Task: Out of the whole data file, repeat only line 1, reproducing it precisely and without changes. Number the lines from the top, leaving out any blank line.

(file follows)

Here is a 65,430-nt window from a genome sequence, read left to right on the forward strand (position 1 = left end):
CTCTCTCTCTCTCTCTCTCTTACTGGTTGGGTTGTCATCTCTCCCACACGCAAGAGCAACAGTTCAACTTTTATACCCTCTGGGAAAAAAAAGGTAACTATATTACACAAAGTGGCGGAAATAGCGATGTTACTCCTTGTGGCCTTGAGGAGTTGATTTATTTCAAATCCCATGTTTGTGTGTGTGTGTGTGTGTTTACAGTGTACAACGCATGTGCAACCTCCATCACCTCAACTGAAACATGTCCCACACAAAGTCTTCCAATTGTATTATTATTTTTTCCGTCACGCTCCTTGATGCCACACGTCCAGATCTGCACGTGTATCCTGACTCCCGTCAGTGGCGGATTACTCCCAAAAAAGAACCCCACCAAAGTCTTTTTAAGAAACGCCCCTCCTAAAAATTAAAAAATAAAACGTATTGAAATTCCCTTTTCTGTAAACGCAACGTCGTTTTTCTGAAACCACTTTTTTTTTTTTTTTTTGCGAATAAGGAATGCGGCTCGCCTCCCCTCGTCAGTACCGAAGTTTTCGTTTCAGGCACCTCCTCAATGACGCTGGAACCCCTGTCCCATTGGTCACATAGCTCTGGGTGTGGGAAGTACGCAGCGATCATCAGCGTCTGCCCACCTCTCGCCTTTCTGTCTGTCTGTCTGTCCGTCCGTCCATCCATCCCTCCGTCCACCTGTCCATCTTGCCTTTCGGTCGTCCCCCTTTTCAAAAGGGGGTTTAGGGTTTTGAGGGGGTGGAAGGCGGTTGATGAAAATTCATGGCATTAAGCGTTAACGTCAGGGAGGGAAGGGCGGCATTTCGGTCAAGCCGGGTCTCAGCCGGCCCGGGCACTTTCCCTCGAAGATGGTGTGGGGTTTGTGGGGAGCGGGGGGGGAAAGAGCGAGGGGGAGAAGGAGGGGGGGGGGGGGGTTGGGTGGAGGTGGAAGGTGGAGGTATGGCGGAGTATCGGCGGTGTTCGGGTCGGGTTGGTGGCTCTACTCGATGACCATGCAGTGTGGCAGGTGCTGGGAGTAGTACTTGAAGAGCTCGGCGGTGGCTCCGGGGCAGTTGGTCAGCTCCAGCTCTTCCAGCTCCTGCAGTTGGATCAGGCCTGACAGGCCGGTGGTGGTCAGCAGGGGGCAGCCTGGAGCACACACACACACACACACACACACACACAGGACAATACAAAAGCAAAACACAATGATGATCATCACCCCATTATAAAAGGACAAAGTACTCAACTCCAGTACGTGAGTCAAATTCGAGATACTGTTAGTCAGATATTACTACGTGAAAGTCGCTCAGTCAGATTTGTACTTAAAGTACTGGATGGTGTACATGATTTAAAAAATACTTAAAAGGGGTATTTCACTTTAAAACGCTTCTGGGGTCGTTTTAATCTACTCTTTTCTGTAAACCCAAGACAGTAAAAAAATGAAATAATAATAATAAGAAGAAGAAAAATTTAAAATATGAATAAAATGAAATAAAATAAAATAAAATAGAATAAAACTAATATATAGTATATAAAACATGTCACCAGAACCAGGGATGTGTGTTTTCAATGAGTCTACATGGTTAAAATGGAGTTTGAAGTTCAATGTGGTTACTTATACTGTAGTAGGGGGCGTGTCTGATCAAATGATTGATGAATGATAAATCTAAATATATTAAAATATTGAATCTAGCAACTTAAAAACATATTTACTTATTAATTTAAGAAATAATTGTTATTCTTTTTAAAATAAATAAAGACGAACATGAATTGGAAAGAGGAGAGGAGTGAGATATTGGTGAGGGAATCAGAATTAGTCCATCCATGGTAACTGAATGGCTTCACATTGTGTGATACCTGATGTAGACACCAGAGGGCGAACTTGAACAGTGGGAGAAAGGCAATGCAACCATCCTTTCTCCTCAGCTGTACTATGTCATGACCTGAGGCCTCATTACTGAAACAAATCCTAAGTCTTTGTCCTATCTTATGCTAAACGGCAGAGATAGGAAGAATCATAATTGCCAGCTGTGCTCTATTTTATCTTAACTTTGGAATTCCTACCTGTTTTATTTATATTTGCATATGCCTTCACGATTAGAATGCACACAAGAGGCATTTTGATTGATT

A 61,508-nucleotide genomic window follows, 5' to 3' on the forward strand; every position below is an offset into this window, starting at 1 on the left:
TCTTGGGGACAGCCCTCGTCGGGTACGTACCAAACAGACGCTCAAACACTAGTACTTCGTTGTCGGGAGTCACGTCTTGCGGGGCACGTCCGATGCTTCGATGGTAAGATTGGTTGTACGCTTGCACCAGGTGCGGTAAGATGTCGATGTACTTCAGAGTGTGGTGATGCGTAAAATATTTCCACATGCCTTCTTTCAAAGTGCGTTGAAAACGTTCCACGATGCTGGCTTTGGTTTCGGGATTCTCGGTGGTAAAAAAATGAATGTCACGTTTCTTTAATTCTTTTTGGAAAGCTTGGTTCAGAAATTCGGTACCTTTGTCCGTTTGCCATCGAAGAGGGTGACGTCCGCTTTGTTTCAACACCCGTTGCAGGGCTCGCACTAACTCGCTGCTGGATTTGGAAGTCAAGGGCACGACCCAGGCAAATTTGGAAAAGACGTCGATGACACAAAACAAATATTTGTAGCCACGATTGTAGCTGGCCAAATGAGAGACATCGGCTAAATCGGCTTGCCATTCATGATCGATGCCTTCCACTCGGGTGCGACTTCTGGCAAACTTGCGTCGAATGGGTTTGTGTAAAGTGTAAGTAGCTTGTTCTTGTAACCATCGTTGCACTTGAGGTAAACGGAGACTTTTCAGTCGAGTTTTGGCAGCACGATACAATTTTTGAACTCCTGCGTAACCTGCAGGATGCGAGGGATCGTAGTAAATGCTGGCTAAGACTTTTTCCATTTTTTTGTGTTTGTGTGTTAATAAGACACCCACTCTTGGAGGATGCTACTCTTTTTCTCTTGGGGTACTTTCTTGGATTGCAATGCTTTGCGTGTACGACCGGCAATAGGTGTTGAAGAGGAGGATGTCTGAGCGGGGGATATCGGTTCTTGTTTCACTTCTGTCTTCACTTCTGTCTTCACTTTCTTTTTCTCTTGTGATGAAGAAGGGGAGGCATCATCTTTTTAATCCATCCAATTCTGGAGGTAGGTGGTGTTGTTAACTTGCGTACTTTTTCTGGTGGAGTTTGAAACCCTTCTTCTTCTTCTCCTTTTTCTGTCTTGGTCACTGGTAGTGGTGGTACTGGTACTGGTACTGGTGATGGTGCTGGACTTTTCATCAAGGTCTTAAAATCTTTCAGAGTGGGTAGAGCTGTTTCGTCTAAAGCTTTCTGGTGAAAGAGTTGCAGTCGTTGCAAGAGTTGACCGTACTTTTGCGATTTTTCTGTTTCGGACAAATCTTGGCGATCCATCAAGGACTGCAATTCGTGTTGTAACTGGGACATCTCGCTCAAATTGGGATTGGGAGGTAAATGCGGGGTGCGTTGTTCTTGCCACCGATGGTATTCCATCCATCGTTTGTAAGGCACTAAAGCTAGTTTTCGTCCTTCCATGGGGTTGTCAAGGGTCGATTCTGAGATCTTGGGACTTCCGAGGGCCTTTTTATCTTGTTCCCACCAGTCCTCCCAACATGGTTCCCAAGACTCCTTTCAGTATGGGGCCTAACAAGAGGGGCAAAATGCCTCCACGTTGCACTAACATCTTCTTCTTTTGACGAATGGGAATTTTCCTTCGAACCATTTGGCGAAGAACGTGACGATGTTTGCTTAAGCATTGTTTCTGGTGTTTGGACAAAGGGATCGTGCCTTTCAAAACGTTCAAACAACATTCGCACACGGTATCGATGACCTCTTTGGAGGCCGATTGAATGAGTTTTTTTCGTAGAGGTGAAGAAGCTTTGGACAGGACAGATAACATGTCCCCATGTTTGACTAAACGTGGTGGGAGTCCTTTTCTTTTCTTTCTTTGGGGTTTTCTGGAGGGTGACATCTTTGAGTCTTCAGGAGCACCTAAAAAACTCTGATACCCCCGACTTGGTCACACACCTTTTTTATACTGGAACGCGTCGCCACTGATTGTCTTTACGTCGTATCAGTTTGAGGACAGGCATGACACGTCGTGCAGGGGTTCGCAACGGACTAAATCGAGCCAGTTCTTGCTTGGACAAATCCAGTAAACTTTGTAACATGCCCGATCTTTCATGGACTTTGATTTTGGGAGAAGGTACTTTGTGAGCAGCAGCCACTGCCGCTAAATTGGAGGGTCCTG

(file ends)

Here is a 65,430-nt window from a genome sequence, read left to right on the forward strand (position 1 = left end):